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The travels of Slonem’s adolescence inspired a lifelong passion for collecting in the artist. When he lived in Hawaii, he would study the flora and fauna of the islands; in Nicaragua, he played hooky from school to collect butterflies in the jungle. Slonem collects many things, including neo-gothic furniture, top hats, fine art, and rescued exotic birds, which hold a special place in his collection. Slonem shares his home studio with the birds he cares for, spending two hours each morning preparing meals for his companions. At times, Slonem has cared for over one-hundred birds in his home. This favor of devotion is returned by the birds in the form of perpetual inspiration for the artist. Spirituality underscores the subjects of Slonem’s paintings. Exotic animals,

tropical butterflies, and spectacular birds represent souls or guardian angels, transcendent beings. These animals, which are quickly becoming extinct in the wild, are for the artist “a last look at these forms before they disappear, dissolving into pure energy.” Often, he paints his subjects as ghostly forms captured in the moment of dissolution, caught between heaven and Earth. The hatch marks he customarily scores across the surfaces of his paintings emphasize the psychological barrier between the viewer and the transcendent subject.

In 2004, LASM hosted Slonem’s first exhibition in Louisiana, Hunt Slonem: An Art Rich and Strange. This exhibition featured Slonem’s bunny series.


Folk, Self-Taught, & Craft Clementine Hunter Baptism, c. 1960s Oil on board 18 x 24 inches In Memory of Dr. Gerri Curry Louisiana Art & Science Museum Collection, 2007.001.001

Clementine Hunter (c. 1887–1988) was born at Hidden Hill plantation near Cloutierville in northwest Louisiana. A descendant of former enslaved people, her father was part Irish and Native American. Hunter considered herself Creole, speaking French as her only language until adulthood. When Hunter was fifteen years old, she moved to Melrose plantation, where she worked as a field hand before becoming a cook and domestic servant in the main house. She first lived in a small cottage and later in a nearby trailer, which she was able to purchase with proceeds from her art. Cammie Henry owned Melrose Plantation where she invited artists and writers, forming an art colony while Hunter resided there. Hunter’s career as an artist began when she was fifty years old in the 1940s, after she had been married twice and given birth to seven children. Reputedly, she began painting with brushes and tubes of paint left behind at Melrose by French Quarter artist Alberta Kinsey. Architect and historian Francois Mignon, who resided at Melrose, encouraged Hunter to create art. Hunter sold her early works for 25 or 50 cents each. Within a decade, her renown had spread. In 1949, she displayed works at the New Orleans Arts and Crafts show; in 1953, her work was profiled in LOOK magazine alongside the work of other folk artists. Hunter was the first African American artist to present a solo exhibition at the Del-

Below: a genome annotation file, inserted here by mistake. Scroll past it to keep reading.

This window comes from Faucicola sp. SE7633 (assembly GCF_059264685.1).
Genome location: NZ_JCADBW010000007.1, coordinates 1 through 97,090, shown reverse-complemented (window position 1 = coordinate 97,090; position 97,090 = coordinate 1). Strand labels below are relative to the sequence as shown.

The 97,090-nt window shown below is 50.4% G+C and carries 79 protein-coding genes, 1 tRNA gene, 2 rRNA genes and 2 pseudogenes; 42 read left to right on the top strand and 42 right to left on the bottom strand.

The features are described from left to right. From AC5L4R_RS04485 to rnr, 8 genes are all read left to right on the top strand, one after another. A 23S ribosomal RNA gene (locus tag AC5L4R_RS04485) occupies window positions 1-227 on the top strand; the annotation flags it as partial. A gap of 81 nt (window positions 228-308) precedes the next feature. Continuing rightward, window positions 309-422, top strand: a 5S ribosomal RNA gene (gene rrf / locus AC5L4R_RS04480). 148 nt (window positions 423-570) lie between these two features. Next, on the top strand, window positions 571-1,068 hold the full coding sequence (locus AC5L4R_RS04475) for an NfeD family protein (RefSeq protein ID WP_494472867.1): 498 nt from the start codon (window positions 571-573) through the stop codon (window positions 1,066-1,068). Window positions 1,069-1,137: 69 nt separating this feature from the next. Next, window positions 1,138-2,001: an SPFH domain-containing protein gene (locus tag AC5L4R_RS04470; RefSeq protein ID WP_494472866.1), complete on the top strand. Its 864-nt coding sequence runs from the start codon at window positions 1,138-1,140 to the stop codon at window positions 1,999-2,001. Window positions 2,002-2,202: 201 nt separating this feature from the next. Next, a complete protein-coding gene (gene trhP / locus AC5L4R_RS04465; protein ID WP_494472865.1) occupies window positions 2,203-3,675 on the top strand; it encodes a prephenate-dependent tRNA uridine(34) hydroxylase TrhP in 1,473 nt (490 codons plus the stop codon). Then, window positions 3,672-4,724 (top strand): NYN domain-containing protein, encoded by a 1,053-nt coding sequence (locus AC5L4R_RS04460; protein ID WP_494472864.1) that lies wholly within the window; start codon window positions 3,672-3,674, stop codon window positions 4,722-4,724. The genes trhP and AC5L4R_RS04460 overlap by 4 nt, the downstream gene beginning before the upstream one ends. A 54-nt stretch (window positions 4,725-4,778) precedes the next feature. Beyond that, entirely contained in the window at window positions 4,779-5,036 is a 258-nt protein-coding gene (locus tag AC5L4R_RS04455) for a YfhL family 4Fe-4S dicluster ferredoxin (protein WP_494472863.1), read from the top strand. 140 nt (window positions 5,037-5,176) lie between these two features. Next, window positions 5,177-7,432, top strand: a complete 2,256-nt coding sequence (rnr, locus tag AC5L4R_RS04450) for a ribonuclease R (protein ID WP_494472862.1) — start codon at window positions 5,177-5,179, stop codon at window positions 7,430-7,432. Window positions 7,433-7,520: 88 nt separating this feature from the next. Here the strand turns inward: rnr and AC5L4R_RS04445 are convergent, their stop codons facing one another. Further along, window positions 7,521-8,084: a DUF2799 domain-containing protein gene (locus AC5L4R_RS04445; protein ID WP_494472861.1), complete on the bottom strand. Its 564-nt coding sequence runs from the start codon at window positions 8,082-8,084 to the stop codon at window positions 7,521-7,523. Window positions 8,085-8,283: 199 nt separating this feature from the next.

gado Museum, now the New Orleans Museum of Art. Hunter’s work often depicts biblical themes or scenes from her life on the plantation, most often at Melrose. Painting with simplicity, directness, and humor, Hunter was sometimes called the “Black Grandma Moses.” A prolific artist, she produced more than 5,000 paintings, ranging from small postcard-size works to the murals at Melrose’s African House. She also created illustrations for the book The Joyous Coast by James Register, who helped publicize and influence her works.

The New Orleans Museum of Art honored Hunter with a solo exhibition in 1955, just fourteen years after Elizabeth Catlett and her students had to visit the museum on a day when it was not open to the public because the museum did not admit African Americans at that time.

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S i x t y Ye a rs of C ol le ct i n g | L O U I S I A NA A RT & S C I E N C E M U S E U M

Rosabel Sylestine Coushatta Coiled Pine Needle Basket and Lid, 1973 Pine needles, raffia, and pine cones 6 x 10 1/2 x 7 1/2 inches Louisiana Art & Science Museum Collection, 1973.022.005a-b

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Well recognized for her basket weaving skills, Rosabel Sylestine (1923–1998) was born in Elton, Louisiana and was a member of the Louisiana Coushatta Native American Tribe. Sylestine learned the technique of weaving using pine needles from her mother. Traditional Coushatta baskets could be woven from white oak, sedge grass, or swamp cane. In the 1900s tribe members began to weaving using needles from the native long-leaf pine, which were widely available as traditional weaving materials became difficult to acquire. Basket weaving was once part of the daily life of the Coushatta and other Native American tribes. Sylestine shared about the practice in a